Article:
Monday, January 24, 2011

The Way Back

THE WAY BACK                                                       B                     
USA  (133 mi)  2010  d:  Peter Weir

Peter Weir hasn’t made a film in 8 years, which is a staggering revelation considering the superb craftsmanship associated with his films, especially the breathtaking visualizations.  Perhaps he hasn’t been able to raise funds after the mixed reception of his last work, MASTER AND COMMANDER: THE FAR SIDE OF THE WORLD (2003), which played fast and loose with the historical facts, actually changing the storyline from the book upon which the movie was based in order to fit the gung-ho George W. Bush saber rattling war scenario that was taking place at that time.  This is a National Geographic funded project which allows him to film in some of the more remote areas of the globe, based on a 1955 book The Long Walk: The True Story of a Trek to Freedom by Slawomir Rawicz, where he and several others escaped from a Siberian gulag in 1940 and in a year’s time walked 4000 miles from Siberia, finding and following Lake Baikal, trekking past the Tran Siberian railway to Outer Mongolia (also Communist), across the Gobi Desert, past the Great Wall of China (still Communist) into the Himalayan Mountains, initially finding refuge in Tibet, but continuing their trek into India where the British government at the time was staunchly against both the Nazi’s and the Russians, though the Russians were a war ally.  There has been some controversy about the book, as it was initially released as the author’s own story, but when it was revealed afterwards that he was released by the Russians under a 1942 amnesty agreement, Rawicz indicated it is actually the story of three Polish men who recounted their stories to him, one of whom is a former Polish soldier, Witold Glinski. 

Described as the first Hollywood film about the Soviet gulag, this overly detached and in the end unengaging film opens in Poland in 1940 when it was invaded to the West by Hitler and the Nazi’s, and from the East by Stalin and the Russians, opening with a Stalinest interrogation sending a Polish citizen to a Russian gulag for twenty years for making negative statements about Stalin.  The conditions there are decripit, with prisoners starving from lack of adequate food, housing prisoners with professional killers who run the inside of the prisons with smuggled weapons.  In reality, these were forced labor camps, something that was common in both Japan and China during this same time period, where the conditions were so brutal that escape seemed the only viable option.  In Siberia, however, the natural elements are so severe, and the distance so great, that chances of survival from an escape are rare to slim.  This film is reminiscent of the epic Japanese War Trilogy THE HUMAN CONDITION (1959-61), a three part drama by Masaki Kobayashi who documents similar conditions when defeated Japanese soldiers were simply abandoned and left on the mainland of Manchuria, China and had little hopes of ever finding their way back home, where the film follows the futile efforts of one soldier who escaped from a Russian gulag only to wander endlessly, starving for days on end without food, making his way alone through the vast emptiness of the barren landscape, eventually succumbing to weakness and starvation, left to die alone, frozen in the bleak emptiness of a desolate winter.  These exact same circumstances await the seven escapees, one of whom freezes to death the very first night.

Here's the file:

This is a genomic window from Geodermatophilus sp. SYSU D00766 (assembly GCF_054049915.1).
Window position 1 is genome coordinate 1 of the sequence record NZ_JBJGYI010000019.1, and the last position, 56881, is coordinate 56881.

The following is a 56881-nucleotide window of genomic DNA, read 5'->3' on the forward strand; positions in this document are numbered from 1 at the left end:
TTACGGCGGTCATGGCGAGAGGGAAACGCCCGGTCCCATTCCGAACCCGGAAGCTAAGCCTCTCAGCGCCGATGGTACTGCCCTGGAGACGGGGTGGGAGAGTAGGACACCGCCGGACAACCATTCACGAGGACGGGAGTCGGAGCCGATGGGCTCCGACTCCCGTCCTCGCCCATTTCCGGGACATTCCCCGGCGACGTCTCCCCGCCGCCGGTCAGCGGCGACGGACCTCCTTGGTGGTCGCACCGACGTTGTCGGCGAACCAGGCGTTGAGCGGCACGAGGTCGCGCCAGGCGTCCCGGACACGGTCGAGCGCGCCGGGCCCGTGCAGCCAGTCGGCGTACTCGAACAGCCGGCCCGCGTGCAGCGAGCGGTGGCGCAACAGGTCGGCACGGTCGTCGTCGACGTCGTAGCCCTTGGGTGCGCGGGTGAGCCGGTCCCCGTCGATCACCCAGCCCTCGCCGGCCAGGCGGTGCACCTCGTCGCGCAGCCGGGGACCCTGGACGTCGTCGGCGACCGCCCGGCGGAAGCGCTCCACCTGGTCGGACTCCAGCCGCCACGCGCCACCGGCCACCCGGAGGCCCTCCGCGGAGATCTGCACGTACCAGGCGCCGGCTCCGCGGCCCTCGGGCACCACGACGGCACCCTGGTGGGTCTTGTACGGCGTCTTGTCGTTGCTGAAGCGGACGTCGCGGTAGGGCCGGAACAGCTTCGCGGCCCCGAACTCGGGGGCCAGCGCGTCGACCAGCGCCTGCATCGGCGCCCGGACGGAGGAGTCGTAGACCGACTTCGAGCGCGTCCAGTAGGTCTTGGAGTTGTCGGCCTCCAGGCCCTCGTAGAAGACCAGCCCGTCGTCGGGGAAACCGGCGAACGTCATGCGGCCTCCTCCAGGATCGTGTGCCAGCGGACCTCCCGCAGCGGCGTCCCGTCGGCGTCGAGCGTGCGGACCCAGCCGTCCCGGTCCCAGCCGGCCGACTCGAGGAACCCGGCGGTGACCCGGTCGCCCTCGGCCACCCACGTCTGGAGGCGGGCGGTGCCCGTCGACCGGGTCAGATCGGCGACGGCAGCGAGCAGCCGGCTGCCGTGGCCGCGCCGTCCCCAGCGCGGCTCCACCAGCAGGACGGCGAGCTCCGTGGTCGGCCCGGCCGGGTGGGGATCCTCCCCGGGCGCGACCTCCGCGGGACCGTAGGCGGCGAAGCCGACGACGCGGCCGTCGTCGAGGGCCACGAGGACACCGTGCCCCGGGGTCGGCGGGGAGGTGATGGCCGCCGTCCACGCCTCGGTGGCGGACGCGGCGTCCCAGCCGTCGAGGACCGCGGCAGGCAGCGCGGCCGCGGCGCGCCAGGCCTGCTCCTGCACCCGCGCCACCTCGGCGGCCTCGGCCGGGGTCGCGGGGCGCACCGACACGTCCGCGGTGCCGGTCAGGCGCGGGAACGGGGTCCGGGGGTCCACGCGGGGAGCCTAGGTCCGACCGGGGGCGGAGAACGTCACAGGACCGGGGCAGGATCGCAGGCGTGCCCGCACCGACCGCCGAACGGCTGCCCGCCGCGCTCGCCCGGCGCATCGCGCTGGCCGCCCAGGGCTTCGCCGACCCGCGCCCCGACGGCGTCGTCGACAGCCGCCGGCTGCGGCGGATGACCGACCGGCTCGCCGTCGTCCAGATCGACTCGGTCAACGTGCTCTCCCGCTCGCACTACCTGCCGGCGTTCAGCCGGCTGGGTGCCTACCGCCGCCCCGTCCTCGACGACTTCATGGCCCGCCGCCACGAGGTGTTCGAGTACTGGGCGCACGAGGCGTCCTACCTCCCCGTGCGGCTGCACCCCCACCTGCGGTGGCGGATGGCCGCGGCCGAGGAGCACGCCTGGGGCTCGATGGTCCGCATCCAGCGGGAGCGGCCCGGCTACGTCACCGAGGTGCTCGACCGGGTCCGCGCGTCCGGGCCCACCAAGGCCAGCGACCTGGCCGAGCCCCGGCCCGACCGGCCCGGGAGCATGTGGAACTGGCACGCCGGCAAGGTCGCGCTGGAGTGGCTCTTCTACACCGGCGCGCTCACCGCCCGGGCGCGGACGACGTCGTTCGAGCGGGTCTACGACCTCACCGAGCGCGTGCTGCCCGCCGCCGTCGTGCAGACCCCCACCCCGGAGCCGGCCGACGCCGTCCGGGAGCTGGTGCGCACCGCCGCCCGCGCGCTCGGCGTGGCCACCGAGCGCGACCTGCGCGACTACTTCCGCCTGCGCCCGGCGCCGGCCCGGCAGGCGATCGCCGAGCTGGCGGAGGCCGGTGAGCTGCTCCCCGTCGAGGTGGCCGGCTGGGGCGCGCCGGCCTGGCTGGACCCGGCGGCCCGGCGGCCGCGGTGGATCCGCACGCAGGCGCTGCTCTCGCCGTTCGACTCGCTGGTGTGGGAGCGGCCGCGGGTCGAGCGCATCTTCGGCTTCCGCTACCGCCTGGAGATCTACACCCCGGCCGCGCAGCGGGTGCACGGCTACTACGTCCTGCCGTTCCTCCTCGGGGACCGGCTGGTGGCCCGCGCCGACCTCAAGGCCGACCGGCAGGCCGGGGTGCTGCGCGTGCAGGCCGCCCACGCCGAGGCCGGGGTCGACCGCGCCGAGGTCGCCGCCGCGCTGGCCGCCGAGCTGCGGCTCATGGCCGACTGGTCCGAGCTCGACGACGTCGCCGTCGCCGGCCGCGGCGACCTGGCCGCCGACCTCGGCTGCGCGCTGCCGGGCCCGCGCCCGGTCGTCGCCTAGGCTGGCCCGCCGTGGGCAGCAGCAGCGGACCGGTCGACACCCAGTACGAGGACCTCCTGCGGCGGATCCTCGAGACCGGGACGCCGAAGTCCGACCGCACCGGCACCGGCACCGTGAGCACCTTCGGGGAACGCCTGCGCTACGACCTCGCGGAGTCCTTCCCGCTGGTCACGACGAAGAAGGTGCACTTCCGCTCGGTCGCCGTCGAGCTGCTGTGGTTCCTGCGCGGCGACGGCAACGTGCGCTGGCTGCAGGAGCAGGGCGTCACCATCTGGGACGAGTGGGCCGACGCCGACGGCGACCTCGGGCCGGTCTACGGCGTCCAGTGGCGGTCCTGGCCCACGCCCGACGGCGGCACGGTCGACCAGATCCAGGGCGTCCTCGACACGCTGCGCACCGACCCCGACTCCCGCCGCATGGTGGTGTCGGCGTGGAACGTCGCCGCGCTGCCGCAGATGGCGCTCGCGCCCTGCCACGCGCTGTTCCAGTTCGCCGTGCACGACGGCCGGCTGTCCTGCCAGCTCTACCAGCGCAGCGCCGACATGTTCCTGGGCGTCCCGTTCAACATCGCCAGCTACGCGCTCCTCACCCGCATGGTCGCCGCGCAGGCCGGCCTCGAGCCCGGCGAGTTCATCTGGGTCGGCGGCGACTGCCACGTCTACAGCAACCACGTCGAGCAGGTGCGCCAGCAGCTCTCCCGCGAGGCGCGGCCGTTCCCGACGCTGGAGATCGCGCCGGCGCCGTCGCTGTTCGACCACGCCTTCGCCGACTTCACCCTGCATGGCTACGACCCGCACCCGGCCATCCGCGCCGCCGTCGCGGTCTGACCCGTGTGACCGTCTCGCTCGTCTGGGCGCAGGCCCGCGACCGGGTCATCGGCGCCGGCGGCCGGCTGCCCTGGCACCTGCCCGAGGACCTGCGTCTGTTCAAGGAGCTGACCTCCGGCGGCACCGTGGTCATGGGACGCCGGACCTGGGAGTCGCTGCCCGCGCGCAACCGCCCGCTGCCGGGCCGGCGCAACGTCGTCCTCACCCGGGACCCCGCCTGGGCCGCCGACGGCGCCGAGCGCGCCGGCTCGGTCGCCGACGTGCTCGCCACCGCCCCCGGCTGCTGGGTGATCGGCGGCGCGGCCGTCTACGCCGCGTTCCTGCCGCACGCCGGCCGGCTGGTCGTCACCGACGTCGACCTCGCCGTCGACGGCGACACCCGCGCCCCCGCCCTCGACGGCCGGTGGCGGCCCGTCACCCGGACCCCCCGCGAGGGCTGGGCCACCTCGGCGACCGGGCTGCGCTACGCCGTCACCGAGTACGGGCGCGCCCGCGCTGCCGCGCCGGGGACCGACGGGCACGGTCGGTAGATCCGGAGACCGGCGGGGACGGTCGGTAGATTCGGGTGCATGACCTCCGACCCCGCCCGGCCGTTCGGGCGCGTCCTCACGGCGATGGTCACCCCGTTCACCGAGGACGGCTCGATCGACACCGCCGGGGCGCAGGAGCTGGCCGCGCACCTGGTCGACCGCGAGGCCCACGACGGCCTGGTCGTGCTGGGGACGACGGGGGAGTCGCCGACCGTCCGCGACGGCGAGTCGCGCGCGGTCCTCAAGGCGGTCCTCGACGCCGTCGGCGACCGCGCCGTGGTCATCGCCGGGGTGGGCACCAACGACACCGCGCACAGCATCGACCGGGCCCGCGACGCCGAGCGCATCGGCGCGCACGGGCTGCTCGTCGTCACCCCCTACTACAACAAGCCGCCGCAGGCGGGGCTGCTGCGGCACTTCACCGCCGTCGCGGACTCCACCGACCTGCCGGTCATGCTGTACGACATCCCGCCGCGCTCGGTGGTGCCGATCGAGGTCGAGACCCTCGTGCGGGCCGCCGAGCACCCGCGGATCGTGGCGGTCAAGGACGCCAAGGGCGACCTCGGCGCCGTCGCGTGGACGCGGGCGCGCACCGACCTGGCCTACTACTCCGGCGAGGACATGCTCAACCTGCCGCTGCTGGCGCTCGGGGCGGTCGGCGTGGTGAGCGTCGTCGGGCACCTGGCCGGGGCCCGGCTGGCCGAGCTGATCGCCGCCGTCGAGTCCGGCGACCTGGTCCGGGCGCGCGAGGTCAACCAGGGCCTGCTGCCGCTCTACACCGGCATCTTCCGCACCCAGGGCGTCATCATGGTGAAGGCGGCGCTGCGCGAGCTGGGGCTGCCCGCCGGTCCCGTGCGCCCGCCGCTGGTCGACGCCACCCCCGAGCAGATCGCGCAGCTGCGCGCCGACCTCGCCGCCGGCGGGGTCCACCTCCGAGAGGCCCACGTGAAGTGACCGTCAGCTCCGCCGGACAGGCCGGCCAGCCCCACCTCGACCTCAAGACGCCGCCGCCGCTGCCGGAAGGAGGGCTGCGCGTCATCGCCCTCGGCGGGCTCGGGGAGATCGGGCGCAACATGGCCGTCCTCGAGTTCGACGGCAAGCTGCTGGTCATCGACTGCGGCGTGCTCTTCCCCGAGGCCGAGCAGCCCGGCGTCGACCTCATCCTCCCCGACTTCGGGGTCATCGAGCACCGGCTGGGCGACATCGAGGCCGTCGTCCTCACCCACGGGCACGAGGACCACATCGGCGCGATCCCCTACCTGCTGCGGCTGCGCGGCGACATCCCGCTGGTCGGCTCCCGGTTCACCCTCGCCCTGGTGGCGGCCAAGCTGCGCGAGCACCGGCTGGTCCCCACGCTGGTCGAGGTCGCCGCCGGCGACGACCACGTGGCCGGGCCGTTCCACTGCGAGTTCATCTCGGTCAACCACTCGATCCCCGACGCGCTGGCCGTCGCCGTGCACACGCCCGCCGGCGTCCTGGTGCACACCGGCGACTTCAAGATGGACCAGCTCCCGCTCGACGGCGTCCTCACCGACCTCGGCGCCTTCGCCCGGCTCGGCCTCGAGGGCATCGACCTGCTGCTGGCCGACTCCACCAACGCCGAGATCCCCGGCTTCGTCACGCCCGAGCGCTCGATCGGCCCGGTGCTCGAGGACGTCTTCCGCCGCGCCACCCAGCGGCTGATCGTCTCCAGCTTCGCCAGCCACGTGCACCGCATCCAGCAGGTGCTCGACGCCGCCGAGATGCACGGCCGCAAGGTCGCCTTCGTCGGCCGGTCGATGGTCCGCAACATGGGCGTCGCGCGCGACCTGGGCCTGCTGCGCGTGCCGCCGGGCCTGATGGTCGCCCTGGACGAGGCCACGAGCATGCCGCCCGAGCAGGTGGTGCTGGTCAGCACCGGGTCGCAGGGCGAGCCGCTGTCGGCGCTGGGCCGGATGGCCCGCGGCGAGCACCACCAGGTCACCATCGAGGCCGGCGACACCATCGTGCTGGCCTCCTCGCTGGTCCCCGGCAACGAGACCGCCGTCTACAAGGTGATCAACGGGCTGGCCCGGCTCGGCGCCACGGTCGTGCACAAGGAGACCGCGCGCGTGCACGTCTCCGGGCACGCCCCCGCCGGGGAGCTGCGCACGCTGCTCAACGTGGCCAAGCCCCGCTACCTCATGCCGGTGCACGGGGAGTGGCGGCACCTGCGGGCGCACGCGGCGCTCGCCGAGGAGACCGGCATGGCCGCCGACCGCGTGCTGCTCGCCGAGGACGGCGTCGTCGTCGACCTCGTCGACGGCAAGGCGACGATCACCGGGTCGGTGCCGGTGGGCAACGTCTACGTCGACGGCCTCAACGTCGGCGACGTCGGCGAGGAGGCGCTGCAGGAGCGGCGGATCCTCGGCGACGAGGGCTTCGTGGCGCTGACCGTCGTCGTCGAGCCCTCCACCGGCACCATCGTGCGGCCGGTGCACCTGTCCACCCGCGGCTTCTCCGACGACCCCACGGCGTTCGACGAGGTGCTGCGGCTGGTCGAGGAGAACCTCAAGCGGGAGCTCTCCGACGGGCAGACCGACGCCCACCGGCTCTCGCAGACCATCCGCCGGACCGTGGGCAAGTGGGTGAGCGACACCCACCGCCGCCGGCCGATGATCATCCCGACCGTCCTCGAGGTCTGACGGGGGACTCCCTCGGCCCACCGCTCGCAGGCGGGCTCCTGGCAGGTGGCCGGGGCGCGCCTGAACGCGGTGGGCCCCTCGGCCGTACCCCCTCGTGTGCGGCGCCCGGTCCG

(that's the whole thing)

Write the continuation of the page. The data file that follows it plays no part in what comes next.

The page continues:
Featuring breathtaking cinematography by Russell Boyd, the humans are specks on the landscape as they initially make their way out of the Siberian forest before becoming engulfed in the immensity of the world around them, afraid to show themselves in Stalinest nations for fear they’d be turned back in to the authorities, so they instead have to creep around towns and hide where they could.  When they reach flat landscapes, it’s most treacherous, as it’s also harder to find food and water out in the open spaces.  One of the film’s failings is the inability to deal with the subject of starvation, which should have been everpresent throughout the journey, yet they somewhat nonchalantly find food all too easily.  Finding water in the desert was truly miraculous, but there was very little tension established about finding food.  Instead when people started to physically deteriorate, attention was paid to physical injuries or ailments, but no words spoken about food, which had to have been on their minds, perhaps even hallucinating about it.  Also, some of the arduous nature of their adventure is glossed over, as the seasons change from ferocious winter storms to spring pretty quickly.  The film also does little to delineate between the characters, where the audience never develops an emotional attachment to any of them, or understands why one is considered the navigator or leader, when he’s actually the youngest or newest prisoner, which makes little sense.  Who made him in charge?  In reality, it’s human nature for there to have been some dissension in the ranks over leadership, yet in this film there was no discussion whatsoever.  It was this lack of tension or screen intensity between the characters that left a feeling of vague disconnection with the audience, where the enormity of what was taking place rarely developed into an acute sense of awareness or personal triumph, never really becoming quite so intensely powerful as Phillip Noyce’s RABBIT-PROOF FENCE (2002), which remains the definitive film on the subject, perhaps because the journey coincided with monumental social changes, so the epic adventure was superbly and dramatically placed in historical context.    

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